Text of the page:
In order to become the biggest and most popular motorcycling manufacturer in the USA you have to have decades of experience, success, and innovation. That exactly describes the motorcycle company Harley Davidson. Ever since starting in 1903, Harley Davidson has grown rapidly and has been able to stay on top of the American motorcycle scene with its loyal following that continues to this day. Despite over a century of success, Harley has started faltering with the rise of imports from Japan and Europe, an aging demographic, and the great recession.
In 1901, William Harley had plans for a small engine that’s purpose was made to be attached to a bicycle frame for a new product called the motor bicycle. He worked with his friend Arthur Davidson and his brother Walter Davidson and finished it in 1903. While more of a prototype than anything it was a good base to quickly refine on. Limited sales continued until a factory was built in 1906 and Harley Davidson became incorporated in 1907. Many liked Harley’s for its reliable and powerful V-twin engine that beat every other engine on the market. From there production would only increase to where they built over 16,000 machines in 1914. And with USA’s inclement in WWI contracts for Harley Davidson motorcycles came in from Uncle Sam and Harley Davidson was more than happy to oblige, selling over 20,000 motorcycles for the war effort.
The Golden Era & Great Depression (1920-1965)
By 1920, Harley Davidson produced the most motorcycles out of any company in the world with almost 30,000 machines produced for sale in 67 countries. Everything was going well until the Great Depression devastated the US economy. While sales were cut by almost 75% Harley managed to survive by manufacturing power plants and simple motorcycle designs. In 1936, the legendary Knucklehead engine was introduced with overhead valves and a dry sump oil systems, both revolutions at the time. Harley Davidson and Indian were the only two motorcycle companies to survive the Great Depression. With the rise of WWII orders from the government came rolling in again and Harley Davidson ended up producing around 30,000 motorcycles. Once they started producing more civilian motorcycles they started growing again with young adults coming home from war wanting to purchase something that offered fun and freedom. And that’s exactly what the Harley Davidson motorcycle resembled. In fact, in 1953 Indian motorcycles closed its doors giving Harley a monopoly on domestic produced motorcycles. And Harley Davidson even took its company public in 1965.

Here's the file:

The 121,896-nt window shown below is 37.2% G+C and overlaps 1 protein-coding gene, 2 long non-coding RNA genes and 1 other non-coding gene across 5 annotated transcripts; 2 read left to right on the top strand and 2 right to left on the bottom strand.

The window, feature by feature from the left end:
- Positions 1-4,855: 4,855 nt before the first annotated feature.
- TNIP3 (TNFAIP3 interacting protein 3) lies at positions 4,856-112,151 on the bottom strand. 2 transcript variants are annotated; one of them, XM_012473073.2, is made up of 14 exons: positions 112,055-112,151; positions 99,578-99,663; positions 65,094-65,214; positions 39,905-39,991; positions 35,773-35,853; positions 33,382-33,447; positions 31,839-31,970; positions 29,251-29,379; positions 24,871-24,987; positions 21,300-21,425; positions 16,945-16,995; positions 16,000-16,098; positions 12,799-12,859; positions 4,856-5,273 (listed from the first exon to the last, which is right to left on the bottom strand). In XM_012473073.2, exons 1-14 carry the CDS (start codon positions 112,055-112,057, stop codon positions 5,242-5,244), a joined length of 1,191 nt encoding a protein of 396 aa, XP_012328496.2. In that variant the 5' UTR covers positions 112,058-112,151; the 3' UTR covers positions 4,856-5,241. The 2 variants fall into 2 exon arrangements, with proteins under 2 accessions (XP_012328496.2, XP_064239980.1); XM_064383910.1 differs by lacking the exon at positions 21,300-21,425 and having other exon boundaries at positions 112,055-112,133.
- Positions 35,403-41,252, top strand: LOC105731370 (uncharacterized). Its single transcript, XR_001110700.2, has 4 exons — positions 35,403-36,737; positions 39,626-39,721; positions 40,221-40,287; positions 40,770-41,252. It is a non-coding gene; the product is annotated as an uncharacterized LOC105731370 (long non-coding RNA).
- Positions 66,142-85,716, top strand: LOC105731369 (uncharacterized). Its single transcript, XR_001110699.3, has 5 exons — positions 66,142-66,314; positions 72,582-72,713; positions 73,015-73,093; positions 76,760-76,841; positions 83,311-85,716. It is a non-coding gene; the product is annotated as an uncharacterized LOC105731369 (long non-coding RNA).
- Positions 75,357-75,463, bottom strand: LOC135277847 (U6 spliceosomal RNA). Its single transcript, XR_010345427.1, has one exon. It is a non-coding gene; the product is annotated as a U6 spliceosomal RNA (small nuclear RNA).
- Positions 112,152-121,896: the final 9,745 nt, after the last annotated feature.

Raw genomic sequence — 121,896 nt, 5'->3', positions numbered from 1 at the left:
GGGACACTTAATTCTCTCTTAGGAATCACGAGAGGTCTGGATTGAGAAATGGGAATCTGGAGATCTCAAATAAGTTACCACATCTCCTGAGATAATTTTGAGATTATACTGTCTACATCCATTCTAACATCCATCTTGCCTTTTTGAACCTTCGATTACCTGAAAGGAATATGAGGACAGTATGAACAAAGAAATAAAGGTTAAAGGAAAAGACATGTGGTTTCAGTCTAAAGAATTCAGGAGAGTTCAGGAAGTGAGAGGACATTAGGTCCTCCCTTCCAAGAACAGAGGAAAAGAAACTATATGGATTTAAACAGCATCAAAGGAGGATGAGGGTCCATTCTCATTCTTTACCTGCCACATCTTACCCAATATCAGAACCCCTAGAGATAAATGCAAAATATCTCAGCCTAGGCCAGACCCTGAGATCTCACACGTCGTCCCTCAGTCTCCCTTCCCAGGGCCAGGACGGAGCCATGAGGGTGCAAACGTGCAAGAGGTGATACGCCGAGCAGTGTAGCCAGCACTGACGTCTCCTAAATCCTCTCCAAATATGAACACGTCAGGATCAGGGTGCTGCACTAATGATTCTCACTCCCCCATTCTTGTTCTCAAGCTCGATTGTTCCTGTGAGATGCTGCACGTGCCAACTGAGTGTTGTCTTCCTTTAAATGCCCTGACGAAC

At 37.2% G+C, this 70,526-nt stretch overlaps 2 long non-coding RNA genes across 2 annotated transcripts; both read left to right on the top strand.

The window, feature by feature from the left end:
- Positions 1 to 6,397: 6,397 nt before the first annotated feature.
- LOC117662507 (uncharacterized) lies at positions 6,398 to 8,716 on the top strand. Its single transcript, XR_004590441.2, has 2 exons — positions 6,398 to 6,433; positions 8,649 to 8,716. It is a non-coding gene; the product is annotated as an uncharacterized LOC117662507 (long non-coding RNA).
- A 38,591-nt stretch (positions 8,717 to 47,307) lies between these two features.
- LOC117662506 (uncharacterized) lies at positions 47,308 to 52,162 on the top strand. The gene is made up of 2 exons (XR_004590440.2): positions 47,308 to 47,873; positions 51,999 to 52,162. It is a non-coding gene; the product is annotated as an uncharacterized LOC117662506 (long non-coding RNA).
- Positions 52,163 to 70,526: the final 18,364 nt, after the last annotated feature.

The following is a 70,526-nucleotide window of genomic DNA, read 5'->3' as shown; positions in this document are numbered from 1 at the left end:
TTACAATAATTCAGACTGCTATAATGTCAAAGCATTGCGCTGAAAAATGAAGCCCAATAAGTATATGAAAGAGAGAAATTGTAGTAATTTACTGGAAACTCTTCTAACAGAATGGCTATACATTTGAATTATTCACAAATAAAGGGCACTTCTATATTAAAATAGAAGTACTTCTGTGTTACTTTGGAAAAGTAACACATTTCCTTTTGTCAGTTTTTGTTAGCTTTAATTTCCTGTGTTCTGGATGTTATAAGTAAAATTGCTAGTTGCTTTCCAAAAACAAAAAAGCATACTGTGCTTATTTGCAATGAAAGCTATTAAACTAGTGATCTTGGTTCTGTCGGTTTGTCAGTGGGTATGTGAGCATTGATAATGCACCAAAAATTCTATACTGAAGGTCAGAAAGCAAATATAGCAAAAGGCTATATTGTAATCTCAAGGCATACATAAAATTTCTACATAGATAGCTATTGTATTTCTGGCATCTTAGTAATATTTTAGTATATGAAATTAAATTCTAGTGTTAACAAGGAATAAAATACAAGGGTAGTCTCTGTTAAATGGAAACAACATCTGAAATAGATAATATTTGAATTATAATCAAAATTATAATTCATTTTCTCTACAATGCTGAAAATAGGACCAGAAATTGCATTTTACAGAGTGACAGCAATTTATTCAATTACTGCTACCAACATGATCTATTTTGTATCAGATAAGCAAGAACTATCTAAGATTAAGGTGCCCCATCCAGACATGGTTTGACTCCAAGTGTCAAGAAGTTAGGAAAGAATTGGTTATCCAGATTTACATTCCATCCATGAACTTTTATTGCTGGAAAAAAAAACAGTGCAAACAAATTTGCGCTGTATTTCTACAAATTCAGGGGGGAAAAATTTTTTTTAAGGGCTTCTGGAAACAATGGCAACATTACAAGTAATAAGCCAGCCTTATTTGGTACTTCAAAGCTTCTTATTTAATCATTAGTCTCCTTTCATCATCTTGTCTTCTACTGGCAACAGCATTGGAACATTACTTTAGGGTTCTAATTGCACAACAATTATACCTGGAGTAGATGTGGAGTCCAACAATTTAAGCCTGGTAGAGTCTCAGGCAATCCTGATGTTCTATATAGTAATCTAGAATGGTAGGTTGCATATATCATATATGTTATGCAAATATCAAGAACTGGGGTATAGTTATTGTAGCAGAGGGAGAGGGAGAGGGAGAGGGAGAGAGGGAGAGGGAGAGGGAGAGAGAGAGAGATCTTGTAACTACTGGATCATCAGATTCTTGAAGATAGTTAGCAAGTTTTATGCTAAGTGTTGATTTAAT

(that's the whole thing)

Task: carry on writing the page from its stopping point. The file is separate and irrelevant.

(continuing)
Once Japan’s and Great Britain’s economies got back on track after WWII, they started challenging the all-American brand for motorcycling supremacy. Harley was able to push through until the mid 1960s where it saw lower profits and decided to merge with American Machine and Foundry (AMF) in 1969. Once the gas crisis hit in the early 1970s, people started to buy these expensive toys less and instead had their attention drawn by the small and economical cars from Japan and Germany. In fact, in 1981 things were going so badly that Harley executives bought the company back from AMF.
Harley today continues to struggle with attracting young drivers as young people are more drawn to Japanese and European sport bikes rather than the ancient and rattly Harley Davidson cruisers. Just surviving the great recession and with a growing demographic Harley has started introducing more cafe racer style bikes. Along with this they have just released an all electric bike called the Livewire. Only time will tell if the motorcycle manufacture can capture that freedom that caused so many to buy them before, or if motorcycles are a dying machine in the age of growing safety and more technological based vehicles.